Land And Community 1850s-1878
In addition to greatly influencing the economic, religious and educational practices of native Hawaiians, Westerners also transformed the ancient Hawaiian land system. The Great Mahele of 1848, implemented by Kamehameha III, established a system of private land ownership for the first time in Hawai`i. Over time, land was divided up between the king, the government, chiefs and native Hawaiian commoners.
By 1855, the deadline for commoners to apply for land grants, Hawaiians in Olowalu had legally claimed 50 of what were termed kuleana
parcels, consisting of approximately 115 acres of valuable arable land. Hawaiians utilized these kuleana
s to continue traditional agricultural practices, though sometimes in a more Western manner. For example, a hui
(group) of Olowalu kalo
growers, formed the Taro Planting Company. Other Olowalu residents never laid claim to land they occupied or lost kuleana
land by selling it to non-Hawaiians eager to accumulate property. A law enacted in 1850 had granted foreigners the right to own title to land. By the time a census was taken by the Hawaiian government in 1866, only 13 Hawaiians stated they owned kuleana
land in Olowalu.
The 1866 census indicated the population of Olowalu had further decreased to 169, a 76 percent drop from 1836. Every resident was full-blooded Hawaiian, except one hapa haole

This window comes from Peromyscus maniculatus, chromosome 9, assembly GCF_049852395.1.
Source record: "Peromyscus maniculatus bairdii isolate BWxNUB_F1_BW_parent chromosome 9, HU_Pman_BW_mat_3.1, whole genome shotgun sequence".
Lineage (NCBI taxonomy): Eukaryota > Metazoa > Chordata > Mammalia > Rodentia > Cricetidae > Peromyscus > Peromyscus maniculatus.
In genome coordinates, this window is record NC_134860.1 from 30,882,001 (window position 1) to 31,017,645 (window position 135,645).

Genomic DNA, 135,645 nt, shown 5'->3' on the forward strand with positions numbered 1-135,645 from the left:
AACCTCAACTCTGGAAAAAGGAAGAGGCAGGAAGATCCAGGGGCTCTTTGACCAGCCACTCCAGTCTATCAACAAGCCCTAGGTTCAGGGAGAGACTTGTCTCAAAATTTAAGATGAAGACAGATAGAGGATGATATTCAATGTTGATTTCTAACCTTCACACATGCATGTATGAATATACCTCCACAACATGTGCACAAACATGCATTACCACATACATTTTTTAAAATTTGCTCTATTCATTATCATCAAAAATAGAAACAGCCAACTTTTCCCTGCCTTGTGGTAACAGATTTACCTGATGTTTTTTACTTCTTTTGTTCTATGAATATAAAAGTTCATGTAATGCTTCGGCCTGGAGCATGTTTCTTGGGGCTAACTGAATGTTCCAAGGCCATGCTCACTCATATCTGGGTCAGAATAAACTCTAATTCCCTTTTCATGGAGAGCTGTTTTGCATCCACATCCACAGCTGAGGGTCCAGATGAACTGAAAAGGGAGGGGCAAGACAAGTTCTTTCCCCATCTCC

(half-Hawaiian, half haole)
. The predominant occupation reported on the census was mahi`ai
, or someone involved in agriculture. The census also indicated the presence of 21 head of cattle.
The 1878 census conducted by the Hawaiian kingdom counted 231 people living in Olowalu, a 37 percent increase since 1866. Although Olowalu's overall population had increased, its Hawaiian population had decreased. Only 118 Hawaiians and nine part-Hawaiians lived in the valley.
Demographically, Olowalu also shifted in favor of males; 77 percent of the population was men because of the import of Chinese plantation laborers. Hawaiians remained the majority population by only a small margin, as they comprised 55 percent of the total. Most native Hawaiians practiced agriculture; some worked in skilled or other occupations; and only nine worked for the plantation as laborers.